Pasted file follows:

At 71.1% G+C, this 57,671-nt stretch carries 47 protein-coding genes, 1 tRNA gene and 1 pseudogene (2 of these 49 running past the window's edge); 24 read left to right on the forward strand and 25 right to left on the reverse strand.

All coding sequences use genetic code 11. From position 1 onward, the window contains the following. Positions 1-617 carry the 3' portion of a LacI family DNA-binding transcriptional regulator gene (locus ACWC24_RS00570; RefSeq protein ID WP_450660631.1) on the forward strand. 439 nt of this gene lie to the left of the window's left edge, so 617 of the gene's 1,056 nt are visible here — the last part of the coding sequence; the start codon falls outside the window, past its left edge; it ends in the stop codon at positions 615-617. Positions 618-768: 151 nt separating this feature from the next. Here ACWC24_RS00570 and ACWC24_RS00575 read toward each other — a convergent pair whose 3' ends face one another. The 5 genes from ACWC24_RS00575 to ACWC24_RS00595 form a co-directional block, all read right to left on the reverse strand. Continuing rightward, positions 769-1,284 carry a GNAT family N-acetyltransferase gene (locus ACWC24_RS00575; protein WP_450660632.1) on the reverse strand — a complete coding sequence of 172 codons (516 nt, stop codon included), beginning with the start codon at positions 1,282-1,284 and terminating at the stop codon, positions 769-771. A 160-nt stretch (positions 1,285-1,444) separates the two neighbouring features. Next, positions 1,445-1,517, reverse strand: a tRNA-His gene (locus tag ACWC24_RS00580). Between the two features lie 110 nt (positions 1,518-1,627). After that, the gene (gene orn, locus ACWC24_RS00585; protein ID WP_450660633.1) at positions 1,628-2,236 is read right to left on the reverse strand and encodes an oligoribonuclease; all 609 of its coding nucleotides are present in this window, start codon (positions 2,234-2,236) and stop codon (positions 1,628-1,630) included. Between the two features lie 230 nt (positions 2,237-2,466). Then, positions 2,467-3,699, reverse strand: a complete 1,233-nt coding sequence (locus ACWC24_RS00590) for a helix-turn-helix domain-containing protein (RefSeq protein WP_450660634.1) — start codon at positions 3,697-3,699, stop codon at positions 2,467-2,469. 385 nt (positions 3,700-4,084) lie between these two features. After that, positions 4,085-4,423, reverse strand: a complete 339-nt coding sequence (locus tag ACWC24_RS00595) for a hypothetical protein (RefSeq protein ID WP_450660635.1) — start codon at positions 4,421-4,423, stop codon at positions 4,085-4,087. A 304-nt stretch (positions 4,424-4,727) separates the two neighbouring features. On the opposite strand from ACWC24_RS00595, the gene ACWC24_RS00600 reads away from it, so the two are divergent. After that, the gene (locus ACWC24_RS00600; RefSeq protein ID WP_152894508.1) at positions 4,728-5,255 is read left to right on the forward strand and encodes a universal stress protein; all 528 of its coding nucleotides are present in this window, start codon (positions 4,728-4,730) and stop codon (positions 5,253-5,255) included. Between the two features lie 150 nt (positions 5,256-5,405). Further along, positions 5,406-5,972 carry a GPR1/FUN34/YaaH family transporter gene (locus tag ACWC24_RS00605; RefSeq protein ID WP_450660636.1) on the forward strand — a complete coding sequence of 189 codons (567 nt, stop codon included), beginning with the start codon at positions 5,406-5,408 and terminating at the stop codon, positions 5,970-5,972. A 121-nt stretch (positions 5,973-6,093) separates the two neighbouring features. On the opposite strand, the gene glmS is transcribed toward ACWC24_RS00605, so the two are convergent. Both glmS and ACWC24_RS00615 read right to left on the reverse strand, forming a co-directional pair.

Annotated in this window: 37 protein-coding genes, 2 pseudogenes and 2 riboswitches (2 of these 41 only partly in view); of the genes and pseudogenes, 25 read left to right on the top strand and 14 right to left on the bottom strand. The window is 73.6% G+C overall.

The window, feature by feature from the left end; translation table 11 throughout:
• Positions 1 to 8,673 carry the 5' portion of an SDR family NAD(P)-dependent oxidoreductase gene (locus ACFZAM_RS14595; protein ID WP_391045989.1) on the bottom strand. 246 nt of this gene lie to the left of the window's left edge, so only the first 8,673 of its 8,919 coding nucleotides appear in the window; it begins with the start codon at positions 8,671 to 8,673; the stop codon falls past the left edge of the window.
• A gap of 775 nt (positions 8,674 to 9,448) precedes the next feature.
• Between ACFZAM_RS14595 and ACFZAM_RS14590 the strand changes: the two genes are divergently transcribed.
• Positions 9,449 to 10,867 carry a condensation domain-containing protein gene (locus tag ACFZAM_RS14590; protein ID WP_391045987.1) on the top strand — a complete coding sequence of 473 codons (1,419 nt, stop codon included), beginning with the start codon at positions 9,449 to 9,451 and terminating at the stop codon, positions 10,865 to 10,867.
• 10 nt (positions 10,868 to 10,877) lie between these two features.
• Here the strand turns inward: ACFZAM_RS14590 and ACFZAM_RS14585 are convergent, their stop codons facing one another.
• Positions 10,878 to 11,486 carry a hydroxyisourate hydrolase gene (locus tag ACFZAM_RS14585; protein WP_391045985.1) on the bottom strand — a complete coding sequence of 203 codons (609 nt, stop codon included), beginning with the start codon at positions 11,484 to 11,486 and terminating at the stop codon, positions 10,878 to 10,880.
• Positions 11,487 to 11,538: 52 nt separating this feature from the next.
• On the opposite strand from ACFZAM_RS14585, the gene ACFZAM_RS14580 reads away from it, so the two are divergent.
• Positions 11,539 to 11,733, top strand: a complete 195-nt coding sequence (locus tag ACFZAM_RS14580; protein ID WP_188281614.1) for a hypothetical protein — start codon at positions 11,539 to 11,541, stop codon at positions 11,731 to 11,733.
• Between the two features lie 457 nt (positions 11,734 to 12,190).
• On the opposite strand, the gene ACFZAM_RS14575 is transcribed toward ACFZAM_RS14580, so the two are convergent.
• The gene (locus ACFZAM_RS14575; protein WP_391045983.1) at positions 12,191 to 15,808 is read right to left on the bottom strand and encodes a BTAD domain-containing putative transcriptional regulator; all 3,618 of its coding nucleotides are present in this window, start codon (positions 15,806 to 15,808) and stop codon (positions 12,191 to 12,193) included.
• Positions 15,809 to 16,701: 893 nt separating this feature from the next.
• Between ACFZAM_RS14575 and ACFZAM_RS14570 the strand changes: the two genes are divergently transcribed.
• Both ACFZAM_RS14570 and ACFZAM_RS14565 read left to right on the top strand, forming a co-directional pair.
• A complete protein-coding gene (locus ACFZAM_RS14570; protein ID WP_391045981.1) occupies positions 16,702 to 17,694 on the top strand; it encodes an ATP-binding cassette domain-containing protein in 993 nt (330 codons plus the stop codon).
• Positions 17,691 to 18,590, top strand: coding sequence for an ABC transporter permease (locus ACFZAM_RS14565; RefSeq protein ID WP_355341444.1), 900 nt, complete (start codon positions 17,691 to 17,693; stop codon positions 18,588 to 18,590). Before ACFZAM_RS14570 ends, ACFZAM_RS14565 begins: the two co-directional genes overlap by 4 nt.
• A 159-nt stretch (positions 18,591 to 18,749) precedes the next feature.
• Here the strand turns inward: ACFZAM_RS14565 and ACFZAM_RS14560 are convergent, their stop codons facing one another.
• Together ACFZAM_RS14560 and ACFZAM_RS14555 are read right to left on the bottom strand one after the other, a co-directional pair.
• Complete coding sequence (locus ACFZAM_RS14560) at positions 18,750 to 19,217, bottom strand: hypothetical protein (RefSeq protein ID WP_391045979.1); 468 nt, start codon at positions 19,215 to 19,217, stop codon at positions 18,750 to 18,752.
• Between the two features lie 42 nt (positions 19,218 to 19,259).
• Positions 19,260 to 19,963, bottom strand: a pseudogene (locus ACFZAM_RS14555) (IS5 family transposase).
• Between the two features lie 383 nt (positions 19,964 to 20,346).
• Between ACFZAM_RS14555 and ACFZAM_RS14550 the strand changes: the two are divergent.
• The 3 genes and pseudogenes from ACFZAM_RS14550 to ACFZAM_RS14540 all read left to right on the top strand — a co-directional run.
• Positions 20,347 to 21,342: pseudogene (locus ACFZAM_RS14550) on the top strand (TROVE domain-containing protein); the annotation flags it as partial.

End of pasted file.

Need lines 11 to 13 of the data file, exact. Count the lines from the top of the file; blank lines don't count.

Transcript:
• Positions 10,878 to 11,486 carry a hydroxyisourate hydrolase gene (locus tag ACFZAM_RS14585; protein WP_391045985.1) on the bottom strand — a complete coding sequence of 203 codons (609 nt, stop codon included), beginning with the start codon at positions 11,484 to 11,486 and terminating at the stop codon, positions 10,878 to 10,880.
• Positions 11,487 to 11,538: 52 nt separating this feature from the next.
• On the opposite strand from ACFZAM_RS14585, the gene ACFZAM_RS14580 reads away from it, so the two are divergent.